Well I have gotten a bit farther and was hoping this wasnt posted premature since Garry asked to use on the web page(I wanted a bit more then just an intro. I still have not finished it but have come along way, but yet to re introduce the main statement. Still really no mixing and just letting the GPO do all the work. I know nothing of EQing with Sonar and just rendered all the instances to one wav and made an mp3. The reverb is just one of the standard sonar reverbs. I have no clue how to use SIR yet When I try it sounds funny. Anyway here is the excerpt of the longer piece. Still needs alot of work imo.
The first section wasn\'t just luck then! Call me old fashioned but I think it needs greater talent and/or work to produce a themed piece like this than to produce bitty film music. By that, I mean that film music is, crudely, bits and pieces written to suit the scenes.
This is classic. It\'s as if it was a classic piece by one of the old masters which I have just come across.....This is great fun for me....almost as much as doing it oneself to hear it develop and to see it grow and \'prosper\'. I don\'t think, on your own admission, that it\'s as polished as the first part but you have said that.
I said before that I thought this piece could have been by Sibelius but now I\'m thinking that Britain’s greatest composer (Elgar) would have been pleased with this.....or is this indeed by a new talent; Nicole XXXXX......! Nicole, I, for one, am pleased you moved on from your piano, basically this is just bloody good to listen to AND I haven\'t heard it before. GPO is such a release for a lot of folk, how else would YOUR talent, for example, ever have been heard??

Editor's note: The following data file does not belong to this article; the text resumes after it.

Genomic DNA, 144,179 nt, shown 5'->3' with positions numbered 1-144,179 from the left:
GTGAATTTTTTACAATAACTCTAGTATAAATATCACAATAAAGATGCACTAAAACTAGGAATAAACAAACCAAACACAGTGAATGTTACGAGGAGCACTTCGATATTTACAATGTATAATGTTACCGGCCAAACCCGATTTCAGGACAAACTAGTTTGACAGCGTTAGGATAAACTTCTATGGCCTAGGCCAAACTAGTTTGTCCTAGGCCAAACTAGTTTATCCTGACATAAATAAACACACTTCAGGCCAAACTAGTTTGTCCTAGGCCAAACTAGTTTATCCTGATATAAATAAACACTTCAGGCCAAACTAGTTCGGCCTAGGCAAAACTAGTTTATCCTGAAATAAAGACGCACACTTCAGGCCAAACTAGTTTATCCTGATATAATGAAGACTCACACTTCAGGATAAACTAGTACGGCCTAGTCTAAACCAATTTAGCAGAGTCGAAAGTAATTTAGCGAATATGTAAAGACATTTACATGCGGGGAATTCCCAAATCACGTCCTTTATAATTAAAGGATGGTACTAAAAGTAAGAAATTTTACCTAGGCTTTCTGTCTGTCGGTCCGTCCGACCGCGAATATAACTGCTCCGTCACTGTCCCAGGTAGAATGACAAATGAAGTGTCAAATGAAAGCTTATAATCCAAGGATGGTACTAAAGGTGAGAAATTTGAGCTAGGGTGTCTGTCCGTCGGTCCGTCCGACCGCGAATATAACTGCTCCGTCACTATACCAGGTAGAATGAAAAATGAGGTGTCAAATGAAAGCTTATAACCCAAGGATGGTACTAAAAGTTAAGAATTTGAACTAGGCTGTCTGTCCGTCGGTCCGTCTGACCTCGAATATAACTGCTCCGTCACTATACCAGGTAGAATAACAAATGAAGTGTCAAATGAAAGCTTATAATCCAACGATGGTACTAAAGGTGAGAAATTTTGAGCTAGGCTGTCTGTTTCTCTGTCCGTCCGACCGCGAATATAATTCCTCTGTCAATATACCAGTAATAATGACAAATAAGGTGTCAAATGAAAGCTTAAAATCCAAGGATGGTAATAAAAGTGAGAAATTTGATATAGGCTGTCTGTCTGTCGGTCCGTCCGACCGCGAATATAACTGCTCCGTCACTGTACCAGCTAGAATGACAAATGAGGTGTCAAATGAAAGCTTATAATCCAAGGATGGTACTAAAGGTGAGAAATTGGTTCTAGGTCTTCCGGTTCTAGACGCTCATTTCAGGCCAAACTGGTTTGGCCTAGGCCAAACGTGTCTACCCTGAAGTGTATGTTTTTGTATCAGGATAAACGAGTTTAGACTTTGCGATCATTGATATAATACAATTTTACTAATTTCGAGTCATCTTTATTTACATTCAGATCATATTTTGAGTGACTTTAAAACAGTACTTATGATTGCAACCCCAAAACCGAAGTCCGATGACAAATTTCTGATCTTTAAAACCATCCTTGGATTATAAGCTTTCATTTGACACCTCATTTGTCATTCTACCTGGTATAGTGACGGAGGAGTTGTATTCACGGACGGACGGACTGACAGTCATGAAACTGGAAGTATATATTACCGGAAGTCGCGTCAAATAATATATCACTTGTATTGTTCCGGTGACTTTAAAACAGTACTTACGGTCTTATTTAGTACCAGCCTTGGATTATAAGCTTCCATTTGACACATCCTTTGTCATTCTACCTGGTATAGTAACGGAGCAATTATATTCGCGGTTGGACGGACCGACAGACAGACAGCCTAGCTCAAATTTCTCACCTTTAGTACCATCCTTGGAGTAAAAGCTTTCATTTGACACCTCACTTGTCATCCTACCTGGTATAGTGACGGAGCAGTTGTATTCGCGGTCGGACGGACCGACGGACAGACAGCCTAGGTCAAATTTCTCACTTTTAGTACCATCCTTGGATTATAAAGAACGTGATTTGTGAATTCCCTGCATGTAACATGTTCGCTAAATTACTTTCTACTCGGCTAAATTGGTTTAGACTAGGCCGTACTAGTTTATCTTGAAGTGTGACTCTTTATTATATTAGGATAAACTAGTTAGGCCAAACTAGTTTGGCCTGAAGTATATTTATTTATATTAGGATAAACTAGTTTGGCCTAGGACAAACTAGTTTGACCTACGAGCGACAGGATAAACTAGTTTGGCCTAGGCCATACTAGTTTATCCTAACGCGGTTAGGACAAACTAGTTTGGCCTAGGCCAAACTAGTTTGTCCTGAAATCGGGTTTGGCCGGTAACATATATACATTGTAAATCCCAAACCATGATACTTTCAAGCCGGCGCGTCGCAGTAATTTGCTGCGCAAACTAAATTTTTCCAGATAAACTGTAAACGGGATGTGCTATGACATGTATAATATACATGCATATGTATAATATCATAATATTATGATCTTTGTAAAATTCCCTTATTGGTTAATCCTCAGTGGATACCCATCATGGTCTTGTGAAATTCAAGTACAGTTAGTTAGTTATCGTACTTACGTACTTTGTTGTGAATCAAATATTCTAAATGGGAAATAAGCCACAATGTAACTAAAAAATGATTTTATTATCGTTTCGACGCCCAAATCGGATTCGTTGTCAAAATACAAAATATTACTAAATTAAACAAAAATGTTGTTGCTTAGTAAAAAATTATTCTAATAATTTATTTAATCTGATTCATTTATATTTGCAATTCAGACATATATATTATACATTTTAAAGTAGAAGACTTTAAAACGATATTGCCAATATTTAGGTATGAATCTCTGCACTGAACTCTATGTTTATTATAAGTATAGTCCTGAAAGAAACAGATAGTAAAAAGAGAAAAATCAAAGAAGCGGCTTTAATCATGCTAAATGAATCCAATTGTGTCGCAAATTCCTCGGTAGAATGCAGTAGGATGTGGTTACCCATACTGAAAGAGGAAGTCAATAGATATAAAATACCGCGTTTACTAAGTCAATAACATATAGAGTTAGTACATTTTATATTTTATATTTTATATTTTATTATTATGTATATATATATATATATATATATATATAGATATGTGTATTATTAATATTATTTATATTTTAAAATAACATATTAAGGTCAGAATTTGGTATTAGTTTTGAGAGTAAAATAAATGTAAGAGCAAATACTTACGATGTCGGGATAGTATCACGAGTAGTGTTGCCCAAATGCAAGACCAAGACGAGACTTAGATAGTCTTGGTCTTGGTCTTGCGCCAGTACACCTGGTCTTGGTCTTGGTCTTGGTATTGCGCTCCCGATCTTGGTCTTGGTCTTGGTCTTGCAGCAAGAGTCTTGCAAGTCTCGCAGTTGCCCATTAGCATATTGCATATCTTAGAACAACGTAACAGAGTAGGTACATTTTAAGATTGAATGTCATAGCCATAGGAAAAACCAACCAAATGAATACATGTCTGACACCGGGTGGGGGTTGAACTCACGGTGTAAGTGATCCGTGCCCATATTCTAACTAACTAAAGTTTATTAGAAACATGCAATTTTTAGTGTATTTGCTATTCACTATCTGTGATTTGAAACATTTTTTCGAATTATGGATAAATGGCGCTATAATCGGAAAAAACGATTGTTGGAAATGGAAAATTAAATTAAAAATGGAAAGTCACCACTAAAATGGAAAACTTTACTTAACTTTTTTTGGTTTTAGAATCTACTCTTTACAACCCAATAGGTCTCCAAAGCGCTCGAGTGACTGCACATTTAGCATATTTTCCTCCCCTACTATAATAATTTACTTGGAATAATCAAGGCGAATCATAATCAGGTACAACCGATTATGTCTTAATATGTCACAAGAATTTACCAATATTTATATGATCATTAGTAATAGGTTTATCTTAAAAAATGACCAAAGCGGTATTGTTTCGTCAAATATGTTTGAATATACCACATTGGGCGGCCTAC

I\'d like to hear how it would sound if at 02:38 the orchestra ramped in rather that come in quite so loud!..….I\'d have hear it both ways before I would know which would be best.......and, of course, everyone would have a different opinion anyway.
I don\'t want to get carried away by my own enthusiasm but I think, (I\'ll have to have ANOTHER think in the cold light of morning) that this is of great quality.....I have heard a lot of inferior stuff by the greats. By that I mean that their best may be better; but their worst isn\'t.
I look forward to the next episode......remember, even hundreds of years ago the great pieces weren\'t written overnight......take your time.
I wonder if it would be a good, and interesting idea to have a link to each of your sections as you develop it....it\'s certainly interesting for me, as I have said.....
I really wish you could post the score for this -- I know of many, many folks who could learn a lot if you could show how this was constructed (if you don\'t want to share the whole thing, any little piece would be appreciated).
Be still my heart~ Wow! This is truly incredible! Beautiful! Grandiose!
Where do you people come from!
Nicole, this drove the very essence of GPO into a new dimension. I waited for 5 minutes or more for this piece to download and it was worth every minute. My god...MORE MORE MORE!
Hoo-boy, that\'s sweet! Now the extension reminds me of the slow movement of a Brahm\'s symphony (which is high praise indeed). I think you mentioned that you work this out on piano first. If so, the logic and melodic/harmonic clarity of the end result is well worth the effort. And the orchestration is first rate. Very, very inspiring!